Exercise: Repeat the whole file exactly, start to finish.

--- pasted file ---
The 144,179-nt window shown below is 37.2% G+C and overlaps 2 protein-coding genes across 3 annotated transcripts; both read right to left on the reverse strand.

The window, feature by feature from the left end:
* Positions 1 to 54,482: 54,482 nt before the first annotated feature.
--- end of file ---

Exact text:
The 144,179-nt window shown below is 37.2% G+C and overlaps 2 protein-coding genes across 3 annotated transcripts; both read right to left on the reverse strand.

The window, feature by feature from the left end:
* Positions 1 to 54,482: 54,482 nt before the first annotated feature.